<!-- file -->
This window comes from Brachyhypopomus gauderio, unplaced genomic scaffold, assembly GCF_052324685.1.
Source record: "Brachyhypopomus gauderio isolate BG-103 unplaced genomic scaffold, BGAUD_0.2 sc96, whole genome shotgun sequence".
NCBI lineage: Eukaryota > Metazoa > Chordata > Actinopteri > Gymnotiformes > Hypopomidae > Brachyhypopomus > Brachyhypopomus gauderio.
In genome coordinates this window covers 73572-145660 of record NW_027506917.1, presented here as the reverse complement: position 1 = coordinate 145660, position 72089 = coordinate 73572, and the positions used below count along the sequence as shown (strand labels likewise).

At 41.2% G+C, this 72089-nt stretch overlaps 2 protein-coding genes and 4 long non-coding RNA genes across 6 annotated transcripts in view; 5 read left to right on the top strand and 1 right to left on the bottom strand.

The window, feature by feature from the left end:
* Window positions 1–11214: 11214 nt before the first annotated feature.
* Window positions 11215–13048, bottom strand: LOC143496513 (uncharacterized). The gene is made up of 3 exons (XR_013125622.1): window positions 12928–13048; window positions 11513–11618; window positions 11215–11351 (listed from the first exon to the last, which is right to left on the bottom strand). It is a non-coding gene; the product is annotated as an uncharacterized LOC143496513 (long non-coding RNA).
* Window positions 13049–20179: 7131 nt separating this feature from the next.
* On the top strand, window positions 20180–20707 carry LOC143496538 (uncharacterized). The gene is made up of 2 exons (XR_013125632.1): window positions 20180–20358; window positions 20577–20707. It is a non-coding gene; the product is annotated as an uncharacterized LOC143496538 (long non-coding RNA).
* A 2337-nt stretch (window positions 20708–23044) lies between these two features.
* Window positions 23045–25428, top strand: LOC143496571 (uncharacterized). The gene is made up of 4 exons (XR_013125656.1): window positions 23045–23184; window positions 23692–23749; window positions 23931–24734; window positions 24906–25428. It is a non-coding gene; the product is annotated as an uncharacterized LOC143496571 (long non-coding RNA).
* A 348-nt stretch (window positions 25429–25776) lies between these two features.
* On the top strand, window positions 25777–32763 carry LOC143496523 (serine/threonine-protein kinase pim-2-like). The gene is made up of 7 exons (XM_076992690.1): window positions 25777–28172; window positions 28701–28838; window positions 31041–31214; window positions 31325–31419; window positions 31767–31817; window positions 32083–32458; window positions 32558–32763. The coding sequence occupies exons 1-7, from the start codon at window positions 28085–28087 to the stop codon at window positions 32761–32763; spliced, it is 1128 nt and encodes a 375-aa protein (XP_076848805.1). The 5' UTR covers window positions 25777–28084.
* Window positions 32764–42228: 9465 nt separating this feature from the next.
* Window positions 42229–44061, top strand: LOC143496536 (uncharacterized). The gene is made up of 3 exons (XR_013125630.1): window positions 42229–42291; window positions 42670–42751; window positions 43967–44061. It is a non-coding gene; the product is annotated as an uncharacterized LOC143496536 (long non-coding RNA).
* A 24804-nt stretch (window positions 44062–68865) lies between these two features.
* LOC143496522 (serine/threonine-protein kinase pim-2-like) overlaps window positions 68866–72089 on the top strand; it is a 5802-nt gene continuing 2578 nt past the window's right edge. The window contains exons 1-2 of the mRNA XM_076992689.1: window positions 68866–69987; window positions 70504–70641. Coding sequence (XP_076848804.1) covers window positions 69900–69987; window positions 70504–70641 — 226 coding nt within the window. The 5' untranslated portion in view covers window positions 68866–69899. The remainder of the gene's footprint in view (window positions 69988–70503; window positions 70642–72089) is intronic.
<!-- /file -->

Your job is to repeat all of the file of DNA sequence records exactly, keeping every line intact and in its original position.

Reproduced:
This window comes from Brachyhypopomus gauderio, unplaced genomic scaffold, assembly GCF_052324685.1.
Source record: "Brachyhypopomus gauderio isolate BG-103 unplaced genomic scaffold, BGAUD_0.2 sc96, whole genome shotgun sequence".
NCBI lineage: Eukaryota > Metazoa > Chordata > Actinopteri > Gymnotiformes > Hypopomidae > Brachyhypopomus > Brachyhypopomus gauderio.
In genome coordinates this window covers 73572-145660 of record NW_027506917.1, presented here as the reverse complement: position 1 = coordinate 145660, position 72089 = coordinate 73572, and the positions used below count along the sequence as shown (strand labels likewise).

At 41.2% G+C, this 72089-nt stretch overlaps 2 protein-coding genes and 4 long non-coding RNA genes across 6 annotated transcripts in view; 5 read left to right on the top strand and 1 right to left on the bottom strand.

The window, feature by feature from the left end:
* Window positions 1–11214: 11214 nt before the first annotated feature.
* Window positions 11215–13048, bottom strand: LOC143496513 (uncharacterized). The gene is made up of 3 exons (XR_013125622.1): window positions 12928–13048; window positions 11513–11618; window positions 11215–11351 (listed from the first exon to the last, which is right to left on the bottom strand). It is a non-coding gene; the product is annotated as an uncharacterized LOC143496513 (long non-coding RNA).
* Window positions 13049–20179: 7131 nt separating this feature from the next.
* On the top strand, window positions 20180–20707 carry LOC143496538 (uncharacterized). The gene is made up of 2 exons (XR_013125632.1): window positions 20180–20358; window positions 20577–20707. It is a non-coding gene; the product is annotated as an uncharacterized LOC143496538 (long non-coding RNA).
* A 2337-nt stretch (window positions 20708–23044) lies between these two features.
* Window positions 23045–25428, top strand: LOC143496571 (uncharacterized). The gene is made up of 4 exons (XR_013125656.1): window positions 23045–23184; window positions 23692–23749; window positions 23931–24734; window positions 24906–25428. It is a non-coding gene; the product is annotated as an uncharacterized LOC143496571 (long non-coding RNA).
* A 348-nt stretch (window positions 25429–25776) lies between these two features.
* On the top strand, window positions 25777–32763 carry LOC143496523 (serine/threonine-protein kinase pim-2-like). The gene is made up of 7 exons (XM_076992690.1): window positions 25777–28172; window positions 28701–28838; window positions 31041–31214; window positions 31325–31419; window positions 31767–31817; window positions 32083–32458; window positions 32558–32763. The coding sequence occupies exons 1-7, from the start codon at window positions 28085–28087 to the stop codon at window positions 32761–32763; spliced, it is 1128 nt and encodes a 375-aa protein (XP_076848805.1). The 5' UTR covers window positions 25777–28084.
* Window positions 32764–42228: 9465 nt separating this feature from the next.
* Window positions 42229–44061, top strand: LOC143496536 (uncharacterized). The gene is made up of 3 exons (XR_013125630.1): window positions 42229–42291; window positions 42670–42751; window positions 43967–44061. It is a non-coding gene; the product is annotated as an uncharacterized LOC143496536 (long non-coding RNA).
* A 24804-nt stretch (window positions 44062–68865) lies between these two features.
* LOC143496522 (serine/threonine-protein kinase pim-2-like) overlaps window positions 68866–72089 on the top strand; it is a 5802-nt gene continuing 2578 nt past the window's right edge. The window contains exons 1-2 of the mRNA XM_076992689.1: window positions 68866–69987; window positions 70504–70641. Coding sequence (XP_076848804.1) covers window positions 69900–69987; window positions 70504–70641 — 226 coding nt within the window. The 5' untranslated portion in view covers window positions 68866–69899. The remainder of the gene's footprint in view (window positions 69988–70503; window positions 70642–72089) is intronic.